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Germany's Sorbs also face xenophobia, says Saxony state premier Tillich

Germany's ethnic Sorbs are also being targeted by extremists in its eastern state of Saxony, Premier Stanislav Tillich said. Anti-Islamization protests in Dresden, he said, were turning against "everything different."

Saxon State Premier Stanislav Tillich warned on Wednesday that xenophobic attacks on the Sorbian community in Saxony's Lausitz region had reached a "new dimension." He demanded that "every" incident, including slogans sprayed on street signage in Sorb areas, be investigated.

His remarks precede a meeting of interior ministers from Germany's 16 states on Thursday in Cologne. Their agenda will focus on refugees, especially from war-torn Syria, and ways to counter xenophobia.

Tillich (pictured above), who is himself a Sorb and conservative ally of Chancellor Angela Merkel, said during his youth in the former communist East Germany he had experience hostility, even at football matches.

German society, he said, was now preoccupied with rising refugee numbers and "some [extremists] misuse this situation and rail against everything different."

Sorb youth frightened

"That prompts some to become abusive toward Sorbs. I regard that as alarming," he told the newspaper Die Welt on Wednesday.

Last month, a police surveillance unit chief in Lausitz, Bernd Merbitz, said Sorb youth were frightened after recent verbal attacks by protagonists, some who were masked.

Landtagswahlen in Sachsen 2014 Merkel Tillich 29.8.2014

Tillich is a member of Merkel's Christian Democrats

Sorbs of Slavic origin settled in Lausitz 1,500 years ago and also live in the Spree region in Brandenburg State around Berlin. In all, they number about 60,000.

They are one of four ethnic minorities with special rights in Germany, alongside Frisians, ethnic Danes, and Sinti and Roma - also known as gypsies.

Far-right captilizing, says Tillich

Tillich accused the fast-growing anti-euro Alternative for Germany party, as well as the the far-right NPD party, which until recently held seats in Saxony's parliament, of initiating a series of anti-Islamification protests.

They had seized on worries among citizens about how to integrate and accommodate newly arrived refugees and thereby sought to "make political capital" out of the refugees' fate, he said.

What was needed was face-to-face clarification with citizens and education, Tillich added. "We need to remove the insecurity in peoples' minds."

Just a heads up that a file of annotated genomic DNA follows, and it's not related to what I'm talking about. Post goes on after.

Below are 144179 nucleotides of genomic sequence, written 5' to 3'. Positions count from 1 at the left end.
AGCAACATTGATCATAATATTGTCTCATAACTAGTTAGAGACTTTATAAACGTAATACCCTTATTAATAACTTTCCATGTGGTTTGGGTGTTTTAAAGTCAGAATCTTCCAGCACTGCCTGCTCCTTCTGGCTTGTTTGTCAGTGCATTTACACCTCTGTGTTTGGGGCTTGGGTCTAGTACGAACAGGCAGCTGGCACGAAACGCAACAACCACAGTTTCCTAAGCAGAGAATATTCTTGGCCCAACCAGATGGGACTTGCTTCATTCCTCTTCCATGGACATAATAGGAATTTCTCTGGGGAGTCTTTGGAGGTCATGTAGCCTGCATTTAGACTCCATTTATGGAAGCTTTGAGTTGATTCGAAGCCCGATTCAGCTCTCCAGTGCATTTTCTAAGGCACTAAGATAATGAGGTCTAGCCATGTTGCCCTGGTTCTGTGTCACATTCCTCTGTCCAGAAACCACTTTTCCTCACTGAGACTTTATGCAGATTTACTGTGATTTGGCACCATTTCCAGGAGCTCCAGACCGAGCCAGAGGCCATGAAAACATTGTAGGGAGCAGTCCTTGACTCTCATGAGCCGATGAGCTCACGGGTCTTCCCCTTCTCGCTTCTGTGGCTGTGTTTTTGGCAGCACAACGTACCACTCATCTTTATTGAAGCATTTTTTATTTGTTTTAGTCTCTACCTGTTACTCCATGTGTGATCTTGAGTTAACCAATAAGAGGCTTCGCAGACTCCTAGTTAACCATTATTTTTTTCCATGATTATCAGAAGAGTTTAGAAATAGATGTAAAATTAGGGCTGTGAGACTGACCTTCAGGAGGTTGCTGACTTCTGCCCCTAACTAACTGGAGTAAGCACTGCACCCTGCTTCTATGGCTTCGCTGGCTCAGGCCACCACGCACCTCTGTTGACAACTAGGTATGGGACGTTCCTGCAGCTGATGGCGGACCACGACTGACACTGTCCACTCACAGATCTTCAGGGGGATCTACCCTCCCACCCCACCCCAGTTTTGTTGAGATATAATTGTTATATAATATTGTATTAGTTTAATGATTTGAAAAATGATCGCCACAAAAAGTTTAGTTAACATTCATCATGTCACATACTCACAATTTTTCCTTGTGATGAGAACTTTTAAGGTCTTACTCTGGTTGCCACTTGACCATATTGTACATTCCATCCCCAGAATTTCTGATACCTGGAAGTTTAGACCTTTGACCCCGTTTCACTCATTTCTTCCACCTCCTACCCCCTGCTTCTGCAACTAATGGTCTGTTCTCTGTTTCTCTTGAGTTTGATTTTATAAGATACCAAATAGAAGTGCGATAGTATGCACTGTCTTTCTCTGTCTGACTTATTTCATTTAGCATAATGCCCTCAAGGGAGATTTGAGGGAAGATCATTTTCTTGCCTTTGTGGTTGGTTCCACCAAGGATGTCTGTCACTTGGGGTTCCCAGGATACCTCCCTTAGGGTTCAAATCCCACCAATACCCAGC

Last Monday's anti-Islam rally in Dresden drew 10,000 people and 9,000 counter demonstrators including members of Christian, Muslim and Jewish communities, along with left-wing and "anti-fascist" groups and students.

Emergence condemned by interior ministers

The rally was condemned by German Interior Minister Thomas de Maiziere, who told Germany's parliamentary TV channel Phoenix "we have no danger of Islamization." He recently noted that foreigners in Saxony made up only 2 percent of the eastern state's population - though the numbers are far higher in western Germany.

German Justice Minister Heiko Maas called on all mainstream political parties to distance themselves from "these protests."

"We can't be silent if a xenophobic atmosphere is being built on the backs of people who have lost everything and come to us for help," Maas said, referring to refugees.

The head of the regional states' interior ministers' conference, Ralf Jäger, who is the Social Democratic intenior minister in North Rhine-Westphalia state said a probe was being launched into the makeup of the anti-Islam groups.

Dresden's protests were organized by a group with the acronym PEGIDA, which loosely translates as "Patriotic Europeans against the Islamization of the West." Two months ago, its initial match drew only 200 protesters.

Members of the group have warned against an alleged Islamization of Germany and Europe, driven by large numbers of refugees and high Muslim birth rates. PEGIDA's website says it opposes "parallel societies" and religious radicalism of any kind.

Rise in asylum-seeker numbers

Last Saturday, the German Office for Migration and Refugees said 230,000 asylum seekers - many of them Muslims - were expected in Germany in 2015, up from a predicted 200,000 this year.

In some areas, hotels, former army barracks and schools buildings have been requisitioned to house those arriving.

Germany has long become home to more than three million people of Turkish origin, who form Germany's largest ethnic minority.

ipj/rc (dpa, epd, KNA, AP)

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